Last Monday, a rather wonderful thing happened. A Chinese street food counter opened on Westmoreland St. If you feel like you’ve already heard about this, you would be right.
In March 2018, The University Times reviewed Temple Express, the Chinese newsagent that also housed a greasy spoon complete with homemade signs, affordable prices and fabulous flavours. The review warned readers to “please visit infrequently so the prices aren’t hiked up”.
For better or worse, though, that’s not how news works. Word spread and its success grew, and by the end of last year it had become a favourite for discerning foodies. It opened its sister venture in Moore St Mall, the fascinating and grotty underground marketplace off O’Connell Street, with a larger menu.
By early this year, there had been some changes. The once-iconic pork burger was losing its status. Once crammed full of fatty cuts of juicy spice-stewed meat, the pork had become wizened and reduced. The bun, once soft and osmotic, was now a dry crusted slice. As if it needed more to dirty its good name, the prices went up. Students who visited regularly were indignant at the lowering value and growing prices.
This happened during the counter’s brief stint as Asahi – an attempt to incorporate Japanese cuisine into its menu, and cater to the lunchtime crowd. I cannot describe the disappointment I felt.
I am not against fusion – it has been the source of many wonderful dishes and traditions. But it is not necessary to fuse foods in a place that is best when it embraces the traditional.
If the standard had stayed the same, it is possible no one would have begrudged the prices going up. As unpleasant a flavour as it is, it is the city we live in that demands this hike. There is no love lost between restaurants and their turnovers – a sad fact I was now aiding by determinedly avoiding Asahi.
As if to prove good things don’t die, however, a lease of new life took over 4 Westmoreland St last week. The newsagent’s has now been now totally removed and the space has been converted to include a large counter, with bubble tea on the left, and that same old fuzzy menu – with some suitable new additions – on the right. This time it’s trading under the name of Oh My Street Food. More conspicuous than Temple Express, it’s not likely to keep the status of a secret.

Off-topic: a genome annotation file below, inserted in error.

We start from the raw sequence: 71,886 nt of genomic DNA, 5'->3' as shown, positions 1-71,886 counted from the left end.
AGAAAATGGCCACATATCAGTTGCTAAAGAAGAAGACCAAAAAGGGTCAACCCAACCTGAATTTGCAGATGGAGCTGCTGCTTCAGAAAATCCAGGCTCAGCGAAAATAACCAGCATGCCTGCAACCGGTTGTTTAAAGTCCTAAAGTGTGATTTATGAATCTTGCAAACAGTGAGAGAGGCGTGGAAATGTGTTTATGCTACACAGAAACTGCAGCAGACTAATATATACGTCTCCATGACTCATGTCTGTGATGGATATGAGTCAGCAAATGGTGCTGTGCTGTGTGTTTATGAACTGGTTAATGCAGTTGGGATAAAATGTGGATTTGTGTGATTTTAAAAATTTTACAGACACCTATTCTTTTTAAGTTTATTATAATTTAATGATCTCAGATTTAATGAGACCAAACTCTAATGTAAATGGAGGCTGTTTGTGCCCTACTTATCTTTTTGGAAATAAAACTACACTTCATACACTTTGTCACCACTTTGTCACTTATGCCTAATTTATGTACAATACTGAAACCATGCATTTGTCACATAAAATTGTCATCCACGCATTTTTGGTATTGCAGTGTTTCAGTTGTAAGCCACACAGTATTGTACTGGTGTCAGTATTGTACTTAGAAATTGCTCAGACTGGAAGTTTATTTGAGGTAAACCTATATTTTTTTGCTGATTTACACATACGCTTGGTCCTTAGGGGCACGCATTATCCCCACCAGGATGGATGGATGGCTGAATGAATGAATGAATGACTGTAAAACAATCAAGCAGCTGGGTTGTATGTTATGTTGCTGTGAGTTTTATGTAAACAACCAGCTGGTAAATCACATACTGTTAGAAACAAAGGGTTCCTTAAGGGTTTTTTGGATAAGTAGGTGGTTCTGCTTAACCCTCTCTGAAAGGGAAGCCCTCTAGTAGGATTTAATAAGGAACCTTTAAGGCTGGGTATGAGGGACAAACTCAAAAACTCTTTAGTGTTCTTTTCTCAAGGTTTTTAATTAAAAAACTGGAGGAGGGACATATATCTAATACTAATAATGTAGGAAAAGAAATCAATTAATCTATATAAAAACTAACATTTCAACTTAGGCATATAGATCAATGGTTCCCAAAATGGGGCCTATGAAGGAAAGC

The selection includes tossed chicken noodles, a rich dish with slithers of chicken and cucumber, packed full of – non-spicy – heat. Donburi bowls represent another fine addition to the menu, a traditional Chinese dish – in spite of its Japanese name – made up of braised pork belly with pak choi and stewed soil sauce eggs. The pork is more savoury than the typically sweet version, with smaller sizes and tougher texture. It mixes well with the sides, helping the slightly dry egg, and adding a luscious coating to the sticky rice.
The Jianbing, a savoury egg and scallion pancake, has expanded its pairable options to include kimchi and shredded duck. It is true that the prices have not gone down, but they are now worth paying for.
Aside from the food, the Mandarin signs on the walls are a welcome addition. They feel honest and authentic, unlike the misspellings that frequently adorn the walls of Chinese takeaways.
On my most recent – and most pleasurable – visit, the next table’s occupants were a Chinese grandma and her granddaughter, eating bowls of spicy sour noodles on an after-school trip. It was reminiscent of street vendors in China that provide tasty, filling food at good prices that are there to feed you and send you on your way.